Country United Kingdom of Great Britain & Northern Ireland (UK) 
Sector Academic/University 
PI Contribution I led a large application through the ESEI mechanism for a grant entitled "HAZARD: Human Aspects of Zoonotic and Related Diseases". The partners on this application were the core group from the catalyst project plus most our other partners, plus new team members. Contributors in the catalyst project allowed us access to data and facilities (e.g. through site visits and significant intellectual input) as well as further networking opportunities to expand our network in preparation for the ESEI application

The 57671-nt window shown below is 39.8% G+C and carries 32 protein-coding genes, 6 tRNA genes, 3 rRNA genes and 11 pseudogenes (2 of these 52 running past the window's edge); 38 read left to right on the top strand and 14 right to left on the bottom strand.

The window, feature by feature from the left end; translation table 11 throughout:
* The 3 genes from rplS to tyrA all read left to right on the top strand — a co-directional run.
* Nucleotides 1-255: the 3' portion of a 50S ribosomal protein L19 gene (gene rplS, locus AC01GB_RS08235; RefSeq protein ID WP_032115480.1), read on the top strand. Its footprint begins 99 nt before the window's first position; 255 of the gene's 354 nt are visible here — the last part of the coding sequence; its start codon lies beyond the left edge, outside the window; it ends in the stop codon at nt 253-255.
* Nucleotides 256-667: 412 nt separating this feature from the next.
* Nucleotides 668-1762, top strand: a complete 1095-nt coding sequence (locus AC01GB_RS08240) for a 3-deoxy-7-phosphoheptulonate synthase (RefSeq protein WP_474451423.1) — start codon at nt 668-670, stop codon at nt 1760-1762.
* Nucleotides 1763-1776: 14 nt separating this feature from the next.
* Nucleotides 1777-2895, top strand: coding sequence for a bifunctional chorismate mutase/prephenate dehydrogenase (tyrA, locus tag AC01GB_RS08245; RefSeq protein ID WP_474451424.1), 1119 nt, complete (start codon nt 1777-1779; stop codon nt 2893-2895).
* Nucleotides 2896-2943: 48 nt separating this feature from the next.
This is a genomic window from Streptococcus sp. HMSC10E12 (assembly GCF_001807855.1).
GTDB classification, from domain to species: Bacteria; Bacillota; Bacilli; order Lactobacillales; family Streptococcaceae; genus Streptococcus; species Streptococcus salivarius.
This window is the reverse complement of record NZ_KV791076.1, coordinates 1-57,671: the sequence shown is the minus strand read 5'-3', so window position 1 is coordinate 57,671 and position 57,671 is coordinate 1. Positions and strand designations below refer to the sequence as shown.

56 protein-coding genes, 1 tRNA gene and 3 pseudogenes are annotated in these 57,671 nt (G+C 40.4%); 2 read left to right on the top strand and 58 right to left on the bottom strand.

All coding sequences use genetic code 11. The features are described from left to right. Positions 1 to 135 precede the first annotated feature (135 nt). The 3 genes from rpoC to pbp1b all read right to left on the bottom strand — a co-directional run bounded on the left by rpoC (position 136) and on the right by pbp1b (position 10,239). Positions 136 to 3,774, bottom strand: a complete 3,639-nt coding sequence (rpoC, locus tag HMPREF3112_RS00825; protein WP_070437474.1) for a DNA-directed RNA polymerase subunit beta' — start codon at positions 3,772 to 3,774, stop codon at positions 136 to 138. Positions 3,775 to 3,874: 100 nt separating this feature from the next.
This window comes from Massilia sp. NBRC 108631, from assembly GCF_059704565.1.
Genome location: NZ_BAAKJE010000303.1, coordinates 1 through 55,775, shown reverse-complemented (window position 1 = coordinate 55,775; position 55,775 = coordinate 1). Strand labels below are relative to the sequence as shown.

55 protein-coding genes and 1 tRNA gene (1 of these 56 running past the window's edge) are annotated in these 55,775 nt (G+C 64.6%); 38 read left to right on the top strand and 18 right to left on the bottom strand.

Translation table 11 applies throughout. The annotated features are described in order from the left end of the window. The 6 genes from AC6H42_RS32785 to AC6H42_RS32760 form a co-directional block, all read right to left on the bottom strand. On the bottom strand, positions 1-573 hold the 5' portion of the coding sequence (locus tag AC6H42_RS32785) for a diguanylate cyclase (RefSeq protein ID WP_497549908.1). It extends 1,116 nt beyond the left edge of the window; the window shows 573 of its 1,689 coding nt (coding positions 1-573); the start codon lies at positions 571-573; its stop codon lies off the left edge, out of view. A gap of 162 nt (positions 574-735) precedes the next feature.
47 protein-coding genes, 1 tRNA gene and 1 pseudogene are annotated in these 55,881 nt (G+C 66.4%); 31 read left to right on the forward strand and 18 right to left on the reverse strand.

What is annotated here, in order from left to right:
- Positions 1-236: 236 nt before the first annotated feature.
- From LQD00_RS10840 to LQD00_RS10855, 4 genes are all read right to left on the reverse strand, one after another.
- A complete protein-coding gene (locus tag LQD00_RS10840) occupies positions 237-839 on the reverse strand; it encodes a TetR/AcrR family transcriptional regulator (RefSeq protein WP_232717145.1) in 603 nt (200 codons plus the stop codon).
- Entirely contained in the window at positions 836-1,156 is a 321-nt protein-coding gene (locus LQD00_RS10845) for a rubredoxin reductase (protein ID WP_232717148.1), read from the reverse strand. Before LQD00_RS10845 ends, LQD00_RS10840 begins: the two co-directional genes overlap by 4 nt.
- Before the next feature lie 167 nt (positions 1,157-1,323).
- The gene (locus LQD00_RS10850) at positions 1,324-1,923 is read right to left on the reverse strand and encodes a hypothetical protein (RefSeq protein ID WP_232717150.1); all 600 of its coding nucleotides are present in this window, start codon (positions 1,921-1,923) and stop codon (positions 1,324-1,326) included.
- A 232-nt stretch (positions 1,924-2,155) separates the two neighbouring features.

Collaborator Contribution Expertise on risk assessments of influenza transmissionExpertise on zoonotic disease transmission in the workplaceAccess to pet owners via vet practicesAccess to veterinary practicesExpertise on zoonotic disease transmission in city farms and access to facilities for the projectStakeholder advice on zoonotic threatExpertise on zoonotic disease transmission when walkingExpertise on zoonotic disease transmission on farmsAdvises on current data and future changes in farming practice and land useVeterinarian expertiseContribute to analysis of risk environmentsEvaluation of hygiene interventionsExpertise on virology and emerging epidemicsUnderstanding behavioural responses to epidemicsGreater understanding of contact patterns and infectionExpertise in quantitative livestock modellingEnvironmental health and engineering expertiseMathematical modelling of epidemicsEconomic modelling of health threatsSpecialism in modelling interactions between socio-economic and ecological systems